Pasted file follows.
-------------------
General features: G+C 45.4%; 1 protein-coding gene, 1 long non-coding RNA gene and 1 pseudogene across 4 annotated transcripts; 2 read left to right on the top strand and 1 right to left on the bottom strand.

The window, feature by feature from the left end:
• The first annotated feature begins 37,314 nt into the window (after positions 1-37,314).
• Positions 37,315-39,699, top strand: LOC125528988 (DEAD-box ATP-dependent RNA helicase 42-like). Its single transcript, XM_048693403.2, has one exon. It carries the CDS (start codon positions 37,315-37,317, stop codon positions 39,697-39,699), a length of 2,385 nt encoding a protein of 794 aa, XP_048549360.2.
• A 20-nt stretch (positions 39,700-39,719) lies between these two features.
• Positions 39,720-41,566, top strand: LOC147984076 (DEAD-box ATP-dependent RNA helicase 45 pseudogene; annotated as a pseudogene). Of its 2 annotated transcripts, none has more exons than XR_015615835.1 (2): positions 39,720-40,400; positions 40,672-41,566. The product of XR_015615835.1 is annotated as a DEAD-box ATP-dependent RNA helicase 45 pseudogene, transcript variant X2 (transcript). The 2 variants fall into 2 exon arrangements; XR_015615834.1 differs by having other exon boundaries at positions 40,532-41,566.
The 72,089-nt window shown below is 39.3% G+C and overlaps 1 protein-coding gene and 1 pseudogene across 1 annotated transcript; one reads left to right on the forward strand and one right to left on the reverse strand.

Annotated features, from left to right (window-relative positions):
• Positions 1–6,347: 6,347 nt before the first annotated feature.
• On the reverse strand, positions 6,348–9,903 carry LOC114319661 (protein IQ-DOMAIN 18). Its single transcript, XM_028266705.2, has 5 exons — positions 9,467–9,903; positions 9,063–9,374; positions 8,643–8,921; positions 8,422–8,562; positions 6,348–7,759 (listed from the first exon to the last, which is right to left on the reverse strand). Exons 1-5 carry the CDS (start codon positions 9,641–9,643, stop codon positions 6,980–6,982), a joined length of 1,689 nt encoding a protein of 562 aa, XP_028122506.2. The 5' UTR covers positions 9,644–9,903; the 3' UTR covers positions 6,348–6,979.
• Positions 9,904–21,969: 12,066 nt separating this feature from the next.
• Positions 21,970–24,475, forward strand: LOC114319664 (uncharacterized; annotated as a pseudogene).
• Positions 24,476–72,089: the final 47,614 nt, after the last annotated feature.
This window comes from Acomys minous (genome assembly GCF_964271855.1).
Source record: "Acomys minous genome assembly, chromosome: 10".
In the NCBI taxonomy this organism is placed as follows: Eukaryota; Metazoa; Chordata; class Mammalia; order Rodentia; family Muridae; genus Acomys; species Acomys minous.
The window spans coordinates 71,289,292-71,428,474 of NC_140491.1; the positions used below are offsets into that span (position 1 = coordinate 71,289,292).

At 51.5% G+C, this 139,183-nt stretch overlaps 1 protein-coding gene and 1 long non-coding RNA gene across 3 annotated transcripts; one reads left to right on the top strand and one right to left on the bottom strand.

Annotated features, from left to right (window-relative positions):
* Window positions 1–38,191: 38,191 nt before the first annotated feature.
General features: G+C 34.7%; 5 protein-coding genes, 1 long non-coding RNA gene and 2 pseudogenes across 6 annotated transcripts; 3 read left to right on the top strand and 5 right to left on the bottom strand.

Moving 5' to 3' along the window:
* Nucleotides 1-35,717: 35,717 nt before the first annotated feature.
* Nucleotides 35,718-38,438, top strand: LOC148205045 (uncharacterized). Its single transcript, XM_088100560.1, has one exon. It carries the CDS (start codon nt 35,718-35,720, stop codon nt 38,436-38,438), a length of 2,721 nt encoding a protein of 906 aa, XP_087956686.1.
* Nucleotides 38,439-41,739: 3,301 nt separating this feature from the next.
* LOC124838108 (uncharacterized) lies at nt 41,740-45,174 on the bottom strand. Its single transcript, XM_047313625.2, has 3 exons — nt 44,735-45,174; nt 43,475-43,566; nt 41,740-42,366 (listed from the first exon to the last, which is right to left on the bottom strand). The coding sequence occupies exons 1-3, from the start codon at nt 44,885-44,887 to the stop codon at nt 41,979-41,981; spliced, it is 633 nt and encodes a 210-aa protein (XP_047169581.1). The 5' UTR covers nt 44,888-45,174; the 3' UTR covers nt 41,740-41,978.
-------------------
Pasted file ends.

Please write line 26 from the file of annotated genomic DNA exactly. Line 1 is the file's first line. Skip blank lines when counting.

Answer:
* LOC124838108 (uncharacterized) lies at nt 41,740-45,174 on the bottom strand. Its single transcript, XM_047313625.2, has 3 exons — nt 44,735-45,174; nt 43,475-43,566; nt 41,740-42,366 (listed from the first exon to the last, which is right to left on the bottom strand). The coding sequence occupies exons 1-3, from the start codon at nt 44,885-44,887 to the stop codon at nt 41,979-41,981; spliced, it is 633 nt and encodes a 210-aa protein (XP_047169581.1). The 5' UTR covers nt 44,888-45,174; the 3' UTR covers nt 41,740-41,978.